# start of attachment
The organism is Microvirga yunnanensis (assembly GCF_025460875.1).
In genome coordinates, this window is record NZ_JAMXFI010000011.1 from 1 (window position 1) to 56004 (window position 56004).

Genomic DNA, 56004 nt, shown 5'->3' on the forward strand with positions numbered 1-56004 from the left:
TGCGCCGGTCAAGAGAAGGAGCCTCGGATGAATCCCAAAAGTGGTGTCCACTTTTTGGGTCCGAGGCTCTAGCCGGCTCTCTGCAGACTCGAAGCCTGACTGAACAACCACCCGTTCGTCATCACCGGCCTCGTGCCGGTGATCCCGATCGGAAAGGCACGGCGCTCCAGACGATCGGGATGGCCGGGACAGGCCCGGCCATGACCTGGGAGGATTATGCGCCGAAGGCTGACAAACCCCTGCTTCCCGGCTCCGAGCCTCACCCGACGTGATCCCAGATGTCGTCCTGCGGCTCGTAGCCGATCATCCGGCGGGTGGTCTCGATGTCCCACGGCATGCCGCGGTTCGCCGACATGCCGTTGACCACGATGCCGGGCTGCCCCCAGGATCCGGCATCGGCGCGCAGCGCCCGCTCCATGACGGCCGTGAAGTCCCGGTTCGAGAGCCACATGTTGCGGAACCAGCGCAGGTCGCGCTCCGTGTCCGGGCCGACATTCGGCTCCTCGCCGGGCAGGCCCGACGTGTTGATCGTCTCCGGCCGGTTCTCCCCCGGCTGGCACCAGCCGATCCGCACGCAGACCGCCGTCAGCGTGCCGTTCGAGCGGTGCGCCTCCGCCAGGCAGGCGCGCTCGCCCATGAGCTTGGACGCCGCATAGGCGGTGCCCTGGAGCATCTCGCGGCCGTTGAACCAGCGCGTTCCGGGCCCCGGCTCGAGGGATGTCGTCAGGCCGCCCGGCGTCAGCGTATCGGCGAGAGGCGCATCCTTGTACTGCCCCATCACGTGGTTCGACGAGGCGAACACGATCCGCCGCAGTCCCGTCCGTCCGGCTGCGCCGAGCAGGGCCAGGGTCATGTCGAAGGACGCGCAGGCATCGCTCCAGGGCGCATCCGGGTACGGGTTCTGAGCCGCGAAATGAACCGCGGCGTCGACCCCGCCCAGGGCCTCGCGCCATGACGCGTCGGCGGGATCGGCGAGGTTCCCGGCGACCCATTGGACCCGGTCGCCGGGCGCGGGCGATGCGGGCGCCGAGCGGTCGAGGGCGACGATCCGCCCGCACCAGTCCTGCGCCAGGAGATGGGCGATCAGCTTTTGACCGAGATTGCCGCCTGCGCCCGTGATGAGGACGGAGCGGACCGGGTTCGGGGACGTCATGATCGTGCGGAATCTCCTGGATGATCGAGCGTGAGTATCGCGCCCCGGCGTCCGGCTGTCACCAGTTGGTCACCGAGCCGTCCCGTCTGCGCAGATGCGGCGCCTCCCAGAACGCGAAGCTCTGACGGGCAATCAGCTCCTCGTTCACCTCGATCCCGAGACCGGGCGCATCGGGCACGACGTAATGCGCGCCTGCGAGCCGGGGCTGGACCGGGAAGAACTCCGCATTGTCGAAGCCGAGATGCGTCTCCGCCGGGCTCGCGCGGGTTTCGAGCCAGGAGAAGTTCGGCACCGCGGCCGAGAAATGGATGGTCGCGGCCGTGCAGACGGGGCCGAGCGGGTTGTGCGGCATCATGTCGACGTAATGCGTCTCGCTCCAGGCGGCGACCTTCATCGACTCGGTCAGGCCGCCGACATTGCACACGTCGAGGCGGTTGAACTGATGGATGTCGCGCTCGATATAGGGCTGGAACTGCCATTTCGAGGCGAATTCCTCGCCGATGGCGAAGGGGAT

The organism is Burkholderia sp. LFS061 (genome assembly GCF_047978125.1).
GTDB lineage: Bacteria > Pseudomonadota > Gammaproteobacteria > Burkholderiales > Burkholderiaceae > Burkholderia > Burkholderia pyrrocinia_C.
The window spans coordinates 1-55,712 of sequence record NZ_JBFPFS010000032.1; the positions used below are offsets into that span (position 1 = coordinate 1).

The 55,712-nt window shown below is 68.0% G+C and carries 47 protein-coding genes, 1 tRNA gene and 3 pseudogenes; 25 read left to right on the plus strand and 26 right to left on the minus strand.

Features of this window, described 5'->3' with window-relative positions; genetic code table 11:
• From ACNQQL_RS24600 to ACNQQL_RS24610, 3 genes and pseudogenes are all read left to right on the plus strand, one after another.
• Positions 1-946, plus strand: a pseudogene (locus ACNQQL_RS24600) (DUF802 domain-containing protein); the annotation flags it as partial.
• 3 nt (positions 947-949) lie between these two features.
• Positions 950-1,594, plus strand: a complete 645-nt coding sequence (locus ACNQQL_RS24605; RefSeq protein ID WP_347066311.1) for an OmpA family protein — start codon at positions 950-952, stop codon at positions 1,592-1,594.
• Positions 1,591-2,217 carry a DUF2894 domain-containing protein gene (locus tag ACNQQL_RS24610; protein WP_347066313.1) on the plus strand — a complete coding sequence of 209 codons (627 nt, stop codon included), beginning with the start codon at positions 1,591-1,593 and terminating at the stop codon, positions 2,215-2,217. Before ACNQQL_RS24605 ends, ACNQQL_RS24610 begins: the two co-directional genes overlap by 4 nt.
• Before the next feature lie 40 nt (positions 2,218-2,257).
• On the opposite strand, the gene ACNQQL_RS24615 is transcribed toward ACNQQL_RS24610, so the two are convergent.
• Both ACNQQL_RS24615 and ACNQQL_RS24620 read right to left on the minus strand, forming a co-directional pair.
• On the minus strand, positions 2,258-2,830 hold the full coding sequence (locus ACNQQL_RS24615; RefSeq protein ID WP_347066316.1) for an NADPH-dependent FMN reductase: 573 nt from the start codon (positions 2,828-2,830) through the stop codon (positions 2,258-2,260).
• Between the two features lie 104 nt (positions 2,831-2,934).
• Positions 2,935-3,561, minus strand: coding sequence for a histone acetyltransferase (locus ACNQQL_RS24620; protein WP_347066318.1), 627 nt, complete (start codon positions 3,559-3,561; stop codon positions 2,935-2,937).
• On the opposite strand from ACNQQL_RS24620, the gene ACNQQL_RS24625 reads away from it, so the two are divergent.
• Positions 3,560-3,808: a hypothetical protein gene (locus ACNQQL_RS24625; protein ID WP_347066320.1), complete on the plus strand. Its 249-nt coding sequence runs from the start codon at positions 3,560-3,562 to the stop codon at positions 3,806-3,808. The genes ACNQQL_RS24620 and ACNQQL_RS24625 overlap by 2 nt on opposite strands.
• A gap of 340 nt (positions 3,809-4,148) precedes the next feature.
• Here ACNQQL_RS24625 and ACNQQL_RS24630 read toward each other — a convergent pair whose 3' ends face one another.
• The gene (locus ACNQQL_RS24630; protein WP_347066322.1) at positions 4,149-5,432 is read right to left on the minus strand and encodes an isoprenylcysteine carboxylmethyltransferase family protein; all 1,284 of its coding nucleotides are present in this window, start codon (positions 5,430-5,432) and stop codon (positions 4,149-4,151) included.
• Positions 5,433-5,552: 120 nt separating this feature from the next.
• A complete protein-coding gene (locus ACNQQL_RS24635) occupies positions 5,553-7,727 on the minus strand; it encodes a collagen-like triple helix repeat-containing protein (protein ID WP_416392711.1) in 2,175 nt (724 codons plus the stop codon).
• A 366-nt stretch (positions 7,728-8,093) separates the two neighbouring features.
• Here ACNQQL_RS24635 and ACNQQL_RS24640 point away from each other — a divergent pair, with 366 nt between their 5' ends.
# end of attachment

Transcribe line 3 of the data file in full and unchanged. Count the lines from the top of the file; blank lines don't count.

Genomic DNA, 56004 nt, shown 5'->3' on the forward strand with positions numbered 1-56004 from the left: